What’s new in the world of projects? #agile #pmot

We are updating our project management experiences and need your input!  We are trying to understand the relationship between the roles involved in a project and project success.

After such great success in 2017 collecting field experience through a survey, we want to repeat the experience.  We have a survey running at the following link that will take you less than 10 minutes.


Also, we are looking for a few projects to interview 4-5 project members including, the sponsor, project manager, agile coach/scrum master, product owner, and a few team members. Each interview with take about 15 minutes.

Our plan is update our book “Going Agile Project Management Practices Second Edition”.  For your support, we can download an ePub or Kindle of the current version of the  book. The link will be provided at the end of the survey.

In addition, for those that contribute before 11-January-2019 we will add you to our list for a free download copy of the next book edition when it publishes (note your email to receive the study results).

Seeking feedback! #BI #Bigdata #Analytics #PMOT

Based on our study from 2017, we built a classification model for Business Intelligence and Big Data Analytics projects. We would be interested in how well the model classifies your project, and if the reporting information is relevant for project management. You can select “generate report” and provide your project specifications at the following site: http://bit.ly/2qRdzG2 .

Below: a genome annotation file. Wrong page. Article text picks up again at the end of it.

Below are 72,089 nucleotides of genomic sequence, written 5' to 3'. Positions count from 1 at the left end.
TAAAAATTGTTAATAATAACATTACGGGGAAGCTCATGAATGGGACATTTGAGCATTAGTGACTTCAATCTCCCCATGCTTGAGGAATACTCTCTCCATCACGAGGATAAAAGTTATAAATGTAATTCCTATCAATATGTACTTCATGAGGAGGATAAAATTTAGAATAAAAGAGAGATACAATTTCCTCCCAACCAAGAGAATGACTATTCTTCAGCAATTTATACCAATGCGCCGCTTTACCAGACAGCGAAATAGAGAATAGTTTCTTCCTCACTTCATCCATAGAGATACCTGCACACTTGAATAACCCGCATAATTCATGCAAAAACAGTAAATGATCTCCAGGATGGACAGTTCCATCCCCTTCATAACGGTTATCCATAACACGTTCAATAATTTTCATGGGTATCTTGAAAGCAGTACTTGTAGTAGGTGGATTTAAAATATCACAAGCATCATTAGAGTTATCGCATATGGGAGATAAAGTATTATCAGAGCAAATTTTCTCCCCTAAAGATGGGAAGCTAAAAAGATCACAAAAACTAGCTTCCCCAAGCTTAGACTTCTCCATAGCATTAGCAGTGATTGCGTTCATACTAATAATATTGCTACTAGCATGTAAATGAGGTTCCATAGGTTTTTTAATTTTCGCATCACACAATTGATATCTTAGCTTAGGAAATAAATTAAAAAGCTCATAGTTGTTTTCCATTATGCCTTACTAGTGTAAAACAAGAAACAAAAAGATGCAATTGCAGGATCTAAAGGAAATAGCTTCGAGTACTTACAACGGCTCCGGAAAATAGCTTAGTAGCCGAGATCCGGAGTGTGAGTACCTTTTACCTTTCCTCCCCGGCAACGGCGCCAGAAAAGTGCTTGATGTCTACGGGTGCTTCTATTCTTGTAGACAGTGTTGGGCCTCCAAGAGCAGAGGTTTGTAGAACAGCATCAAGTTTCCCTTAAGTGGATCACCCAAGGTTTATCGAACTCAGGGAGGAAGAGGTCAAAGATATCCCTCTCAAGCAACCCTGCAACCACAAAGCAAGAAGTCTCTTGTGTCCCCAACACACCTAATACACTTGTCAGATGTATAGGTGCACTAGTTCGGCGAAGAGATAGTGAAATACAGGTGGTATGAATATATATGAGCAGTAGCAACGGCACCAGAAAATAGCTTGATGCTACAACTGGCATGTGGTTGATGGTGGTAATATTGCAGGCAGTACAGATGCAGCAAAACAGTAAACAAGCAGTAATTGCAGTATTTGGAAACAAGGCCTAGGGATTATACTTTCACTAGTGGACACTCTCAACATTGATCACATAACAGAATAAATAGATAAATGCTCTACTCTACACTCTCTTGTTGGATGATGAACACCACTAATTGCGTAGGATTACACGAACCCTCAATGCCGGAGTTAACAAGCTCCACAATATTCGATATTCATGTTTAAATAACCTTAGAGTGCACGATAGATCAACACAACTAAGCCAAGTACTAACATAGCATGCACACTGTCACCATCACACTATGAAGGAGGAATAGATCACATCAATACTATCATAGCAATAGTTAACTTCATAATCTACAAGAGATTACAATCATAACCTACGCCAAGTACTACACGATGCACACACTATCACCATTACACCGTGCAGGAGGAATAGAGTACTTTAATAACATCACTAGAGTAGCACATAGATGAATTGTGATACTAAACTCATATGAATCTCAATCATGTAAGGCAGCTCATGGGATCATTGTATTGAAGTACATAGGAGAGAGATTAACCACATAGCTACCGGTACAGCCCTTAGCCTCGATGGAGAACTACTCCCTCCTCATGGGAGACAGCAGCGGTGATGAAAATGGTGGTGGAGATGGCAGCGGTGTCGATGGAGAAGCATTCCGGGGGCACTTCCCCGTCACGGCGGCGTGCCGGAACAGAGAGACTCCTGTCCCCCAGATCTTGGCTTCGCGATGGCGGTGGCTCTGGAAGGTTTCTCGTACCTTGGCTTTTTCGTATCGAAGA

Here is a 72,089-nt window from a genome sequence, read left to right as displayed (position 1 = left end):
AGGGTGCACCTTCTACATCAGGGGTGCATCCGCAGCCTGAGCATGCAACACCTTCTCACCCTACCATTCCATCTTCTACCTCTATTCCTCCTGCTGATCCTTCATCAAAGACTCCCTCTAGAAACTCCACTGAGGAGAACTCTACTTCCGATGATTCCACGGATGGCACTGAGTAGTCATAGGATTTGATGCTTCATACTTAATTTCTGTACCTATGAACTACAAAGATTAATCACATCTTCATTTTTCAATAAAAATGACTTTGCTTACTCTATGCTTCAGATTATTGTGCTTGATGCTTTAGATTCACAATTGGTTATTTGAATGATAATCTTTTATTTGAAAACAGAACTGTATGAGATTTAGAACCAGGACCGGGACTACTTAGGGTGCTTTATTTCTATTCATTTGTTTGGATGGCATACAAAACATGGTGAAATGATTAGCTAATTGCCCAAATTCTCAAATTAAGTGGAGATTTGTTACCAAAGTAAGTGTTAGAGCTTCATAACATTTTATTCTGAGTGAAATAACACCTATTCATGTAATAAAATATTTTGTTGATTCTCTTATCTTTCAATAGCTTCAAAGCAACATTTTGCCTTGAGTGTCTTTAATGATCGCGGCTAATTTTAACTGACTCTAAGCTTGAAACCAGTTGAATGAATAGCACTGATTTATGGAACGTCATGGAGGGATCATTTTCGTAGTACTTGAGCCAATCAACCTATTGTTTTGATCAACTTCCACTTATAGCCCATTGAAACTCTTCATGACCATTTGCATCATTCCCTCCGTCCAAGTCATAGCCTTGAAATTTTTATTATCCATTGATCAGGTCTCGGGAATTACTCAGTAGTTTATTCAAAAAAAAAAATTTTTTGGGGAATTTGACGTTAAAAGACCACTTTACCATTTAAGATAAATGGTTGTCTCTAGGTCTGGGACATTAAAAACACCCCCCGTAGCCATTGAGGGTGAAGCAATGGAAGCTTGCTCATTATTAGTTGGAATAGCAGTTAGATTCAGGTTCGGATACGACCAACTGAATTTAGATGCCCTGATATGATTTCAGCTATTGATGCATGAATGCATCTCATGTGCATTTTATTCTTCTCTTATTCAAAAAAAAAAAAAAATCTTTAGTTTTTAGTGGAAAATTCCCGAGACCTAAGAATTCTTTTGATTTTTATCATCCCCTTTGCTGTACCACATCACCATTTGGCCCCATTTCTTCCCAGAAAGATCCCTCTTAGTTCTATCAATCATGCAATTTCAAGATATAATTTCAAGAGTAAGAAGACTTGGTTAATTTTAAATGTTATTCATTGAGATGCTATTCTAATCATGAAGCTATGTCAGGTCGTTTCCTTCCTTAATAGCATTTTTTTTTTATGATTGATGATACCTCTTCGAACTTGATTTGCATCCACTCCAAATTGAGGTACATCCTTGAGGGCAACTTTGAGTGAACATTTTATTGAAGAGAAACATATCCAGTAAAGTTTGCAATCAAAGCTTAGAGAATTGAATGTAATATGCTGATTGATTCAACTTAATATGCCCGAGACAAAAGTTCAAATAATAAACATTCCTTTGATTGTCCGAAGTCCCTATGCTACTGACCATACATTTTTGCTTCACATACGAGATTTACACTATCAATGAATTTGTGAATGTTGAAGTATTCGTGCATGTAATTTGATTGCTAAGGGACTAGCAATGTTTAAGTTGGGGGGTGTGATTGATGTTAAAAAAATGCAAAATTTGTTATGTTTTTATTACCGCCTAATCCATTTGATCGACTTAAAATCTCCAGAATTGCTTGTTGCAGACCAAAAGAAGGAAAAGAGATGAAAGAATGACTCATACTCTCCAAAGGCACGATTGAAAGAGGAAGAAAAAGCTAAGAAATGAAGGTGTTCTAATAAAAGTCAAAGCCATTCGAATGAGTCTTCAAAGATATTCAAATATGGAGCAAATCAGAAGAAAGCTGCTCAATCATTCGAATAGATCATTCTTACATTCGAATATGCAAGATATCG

Let us know your feedback.

In addition, on the following dates, we will discuss the study results in our office in Heidelberg, Germany. Please contact us if you wish to join.

  • Success Criteria for BI and Big Data Projects: Friday, 30.11.2018
  • Stakeholder Influence on System Use and Success for BI and Big Data Projects: Friday, 25.01.2019

2. PM Stammtisch: Impact of Multidisciplinary Teams and Data Scientist on Project Success

In the Project Management Stammtisch on the 26th of October, we covered “Impact of Multidisciplinary Teams and Data Scientist on Project Success Project Management Stammtisch. ”

The research in this area offered an intriguing story about teams and individuals. The profiles of the participants were of mixed: An Artificial Intelligence specialist managing international projects, an Agile Coach, Scientific Journal Editor…Nevertheless, the group came to a similar conclusion: having specialist in the team is important for learning, building a well-functioning team with mixed profiles is important to success.

We used the session as an opportunity to announce the availability of a system to generate a custom target project planning report. https://www.pmxtra.com/dspcsf/Index.php.

DSP Entry Screen
DSP Entry Screen

1. PM Stammtisch : Project Success Factors for BI and Big Data

In the Project Management Stammtisch on 28-September, we covered the topic “Project Success Factors for Business Intelligence (BI) and Big Data.”